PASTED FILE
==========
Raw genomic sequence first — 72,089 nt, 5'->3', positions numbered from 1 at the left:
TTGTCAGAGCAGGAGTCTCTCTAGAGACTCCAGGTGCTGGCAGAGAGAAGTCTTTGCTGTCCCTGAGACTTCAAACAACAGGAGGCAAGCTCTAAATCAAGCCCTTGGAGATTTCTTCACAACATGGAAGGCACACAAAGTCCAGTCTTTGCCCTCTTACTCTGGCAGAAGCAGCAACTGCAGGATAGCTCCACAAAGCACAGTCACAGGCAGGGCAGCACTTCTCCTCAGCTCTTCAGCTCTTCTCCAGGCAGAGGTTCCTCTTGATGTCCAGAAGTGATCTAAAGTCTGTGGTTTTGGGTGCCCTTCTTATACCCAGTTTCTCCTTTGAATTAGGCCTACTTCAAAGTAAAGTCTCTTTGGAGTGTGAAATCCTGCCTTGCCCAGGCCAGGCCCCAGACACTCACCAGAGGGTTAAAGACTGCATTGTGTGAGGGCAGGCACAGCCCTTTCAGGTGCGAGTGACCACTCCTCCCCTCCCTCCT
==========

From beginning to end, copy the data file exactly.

Raw genomic sequence first — 72,089 nt, 5'->3', positions numbered from 1 at the left:
TTGTCAGAGCAGGAGTCTCTCTAGAGACTCCAGGTGCTGGCAGAGAGAAGTCTTTGCTGTCCCTGAGACTTCAAACAACAGGAGGCAAGCTCTAAATCAAGCCCTTGGAGATTTCTTCACAACATGGAAGGCACACAAAGTCCAGTCTTTGCCCTCTTACTCTGGCAGAAGCAGCAACTGCAGGATAGCTCCACAAAGCACAGTCACAGGCAGGGCAGCACTTCTCCTCAGCTCTTCAGCTCTTCTCCAGGCAGAGGTTCCTCTTGATGTCCAGAAGTGATCTAAAGTCTGTGGTTTTGGGTGCCCTTCTTATACCCAGTTTCTCCTTTGAATTAGGCCTACTTCAAAGTAAAGTCTCTTTGGAGTGTGAAATCCTGCCTTGCCCAGGCCAGGCCCCAGACACTCACCAGAGGGTTAAAGACTGCATTGTGTGAGGGCAGGCACAGCCCTTTCAGGTGCGAGTGACCACTCCTCCCCTCCCTCCT